The Court of Appeal’s Most Recent Comment on Jurisdictional Issues

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In Tamminga v. Tamminga [2014 ONCA 478], the Court of Appeal considered whether an Ontario resident, who was injured after falling off a truck in Alberta, could maintain a claim in Ontario. Both owners of the truck were located in Alberta. The Plaintiff also named her own automobile insurer in the claim pursuant to the uninsured/underinsured motorist provisions.

The issue before the Court of Appeal was whether Ms. Tamminga’s own insurance contract was a “sufficient presumptive connecting factor” as considered by the Supreme Court of Canada in Club Resorts Ltd. v. Van Breda [2012 SCC 17], to permit an Ontario court to have jurisdiction over non-resident tortfeasors and torts.

In Van Breda, Justice LeBel outlined four presumptive connecting factors which were:

  1. The Defendant is domiciled or a resident in the province;
  2. The Defendant carries on business in the province;
  3. The tort was committed in the province; and,
  4. The contract connected with the dispute was made in the province.

The Supreme Court of Canada held that where a presumptive connecting factor was established, the onus shifted to the Defendant to show the connection between the subject matter and the forum was weak.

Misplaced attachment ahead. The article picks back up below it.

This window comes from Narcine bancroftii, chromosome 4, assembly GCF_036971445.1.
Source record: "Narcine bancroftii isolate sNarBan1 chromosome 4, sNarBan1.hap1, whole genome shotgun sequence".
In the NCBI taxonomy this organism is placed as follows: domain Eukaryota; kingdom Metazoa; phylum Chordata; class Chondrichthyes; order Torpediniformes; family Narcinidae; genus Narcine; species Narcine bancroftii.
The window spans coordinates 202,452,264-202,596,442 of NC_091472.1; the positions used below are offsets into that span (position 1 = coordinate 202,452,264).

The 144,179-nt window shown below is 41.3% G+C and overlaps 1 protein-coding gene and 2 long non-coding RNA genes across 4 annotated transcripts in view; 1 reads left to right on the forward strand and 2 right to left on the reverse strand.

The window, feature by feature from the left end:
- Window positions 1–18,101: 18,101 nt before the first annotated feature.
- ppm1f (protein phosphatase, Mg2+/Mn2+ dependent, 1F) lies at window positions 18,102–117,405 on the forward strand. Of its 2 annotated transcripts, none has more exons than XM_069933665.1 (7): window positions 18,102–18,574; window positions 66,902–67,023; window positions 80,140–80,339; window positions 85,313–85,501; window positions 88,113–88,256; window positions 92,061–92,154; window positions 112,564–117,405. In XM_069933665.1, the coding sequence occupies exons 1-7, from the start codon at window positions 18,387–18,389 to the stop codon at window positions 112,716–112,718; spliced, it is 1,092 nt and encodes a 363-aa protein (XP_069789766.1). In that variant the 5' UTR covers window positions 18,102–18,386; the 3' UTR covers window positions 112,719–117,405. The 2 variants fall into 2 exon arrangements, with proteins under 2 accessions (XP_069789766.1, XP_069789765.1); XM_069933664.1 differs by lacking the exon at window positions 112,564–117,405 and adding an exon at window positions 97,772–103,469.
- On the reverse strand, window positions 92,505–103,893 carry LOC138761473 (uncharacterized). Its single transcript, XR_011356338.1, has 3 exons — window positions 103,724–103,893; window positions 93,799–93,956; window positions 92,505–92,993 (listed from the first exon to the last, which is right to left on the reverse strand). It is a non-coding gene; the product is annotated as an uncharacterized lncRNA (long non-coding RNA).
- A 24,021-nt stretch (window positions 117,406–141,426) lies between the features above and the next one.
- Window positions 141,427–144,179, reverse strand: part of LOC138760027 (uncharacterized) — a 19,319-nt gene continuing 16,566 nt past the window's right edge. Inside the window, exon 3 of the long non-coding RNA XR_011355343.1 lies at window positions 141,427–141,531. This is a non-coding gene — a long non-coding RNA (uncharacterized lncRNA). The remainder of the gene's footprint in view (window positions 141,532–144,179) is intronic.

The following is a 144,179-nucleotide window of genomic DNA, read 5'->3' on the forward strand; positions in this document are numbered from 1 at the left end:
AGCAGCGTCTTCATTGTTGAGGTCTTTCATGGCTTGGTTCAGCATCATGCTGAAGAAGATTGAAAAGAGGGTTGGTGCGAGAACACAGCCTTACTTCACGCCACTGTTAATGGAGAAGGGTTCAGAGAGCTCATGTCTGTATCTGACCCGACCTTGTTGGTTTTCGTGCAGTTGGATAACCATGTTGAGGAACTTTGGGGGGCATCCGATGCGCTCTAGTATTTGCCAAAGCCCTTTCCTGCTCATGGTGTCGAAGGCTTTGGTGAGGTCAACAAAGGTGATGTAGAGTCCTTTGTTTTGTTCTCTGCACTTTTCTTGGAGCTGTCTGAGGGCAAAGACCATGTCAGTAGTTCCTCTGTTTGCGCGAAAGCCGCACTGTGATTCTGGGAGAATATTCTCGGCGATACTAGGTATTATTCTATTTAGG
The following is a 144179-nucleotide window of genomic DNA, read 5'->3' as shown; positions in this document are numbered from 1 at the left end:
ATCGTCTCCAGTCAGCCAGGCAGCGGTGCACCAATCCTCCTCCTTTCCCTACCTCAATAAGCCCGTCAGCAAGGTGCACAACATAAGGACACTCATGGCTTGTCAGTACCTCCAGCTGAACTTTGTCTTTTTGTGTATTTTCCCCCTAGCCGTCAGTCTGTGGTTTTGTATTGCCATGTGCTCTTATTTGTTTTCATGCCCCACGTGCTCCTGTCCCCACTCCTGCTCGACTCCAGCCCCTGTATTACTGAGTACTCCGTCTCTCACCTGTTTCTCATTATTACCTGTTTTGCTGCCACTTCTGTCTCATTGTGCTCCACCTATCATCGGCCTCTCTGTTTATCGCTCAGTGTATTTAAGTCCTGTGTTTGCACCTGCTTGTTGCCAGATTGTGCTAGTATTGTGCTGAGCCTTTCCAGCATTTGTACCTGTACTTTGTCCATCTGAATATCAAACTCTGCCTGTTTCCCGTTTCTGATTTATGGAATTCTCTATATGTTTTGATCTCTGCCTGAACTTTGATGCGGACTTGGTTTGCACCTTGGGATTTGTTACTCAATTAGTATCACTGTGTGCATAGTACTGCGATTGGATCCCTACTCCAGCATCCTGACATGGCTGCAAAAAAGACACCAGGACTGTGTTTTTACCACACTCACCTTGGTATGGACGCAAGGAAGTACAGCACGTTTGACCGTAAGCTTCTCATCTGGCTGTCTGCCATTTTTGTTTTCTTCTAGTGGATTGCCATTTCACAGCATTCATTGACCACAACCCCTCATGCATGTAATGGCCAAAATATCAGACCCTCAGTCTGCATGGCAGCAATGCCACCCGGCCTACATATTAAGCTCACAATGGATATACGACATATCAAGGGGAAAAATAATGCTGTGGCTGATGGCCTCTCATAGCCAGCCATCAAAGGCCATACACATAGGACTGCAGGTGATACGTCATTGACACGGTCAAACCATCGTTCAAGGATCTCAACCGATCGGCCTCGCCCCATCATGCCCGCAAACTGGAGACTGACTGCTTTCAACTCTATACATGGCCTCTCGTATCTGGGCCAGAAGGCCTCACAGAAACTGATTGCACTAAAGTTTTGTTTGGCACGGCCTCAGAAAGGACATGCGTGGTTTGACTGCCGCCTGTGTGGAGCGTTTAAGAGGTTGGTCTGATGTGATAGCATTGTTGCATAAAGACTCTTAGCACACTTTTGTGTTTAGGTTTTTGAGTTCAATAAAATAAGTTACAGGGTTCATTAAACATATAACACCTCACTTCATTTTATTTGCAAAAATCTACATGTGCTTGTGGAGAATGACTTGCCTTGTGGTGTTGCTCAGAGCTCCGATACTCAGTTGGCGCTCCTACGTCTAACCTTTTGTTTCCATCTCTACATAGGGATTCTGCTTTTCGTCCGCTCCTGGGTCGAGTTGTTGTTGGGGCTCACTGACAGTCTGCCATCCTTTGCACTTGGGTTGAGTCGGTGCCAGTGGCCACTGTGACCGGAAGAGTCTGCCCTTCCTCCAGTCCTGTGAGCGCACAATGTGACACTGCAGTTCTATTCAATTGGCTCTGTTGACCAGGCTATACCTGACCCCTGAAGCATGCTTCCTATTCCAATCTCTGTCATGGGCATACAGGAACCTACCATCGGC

The Court of Appeal in the present case concluded that there was no nexus between the insurance contract and the Alberta Defendants. The Court noted that Ms. Tamminga’s automobile insurance contract “anticipated” accidents generally but the tortfeasor would not be identifiable in advance. The Court held that there was nothing that connected the insurance contract to the Alberta Defendants. The Alberta Defendants were not parties to or beneficiaries of the contract. The Plaintiff was not visiting the farm where the accident occurred for any reason related to the contract. Instead, the connection between the contract and the dispute only arose after the incident and depended on the Plaintiff’s Claim against the tortfeasors.

The Court of Appeal upheld the motion Judge’s decision to stay the action due to lack of jurisdiction.

 

Topics:  Auto Insurance, Bodily Injury, Canada, Jurisdiction, Trucking Accident

Published In: Civil Procedure Updates, Personal Injury Updates

DISCLAIMER: Because of the generality of this update, the information provided herein may not be applicable in all situations and should not be acted upon without specific legal advice based on particular situations.

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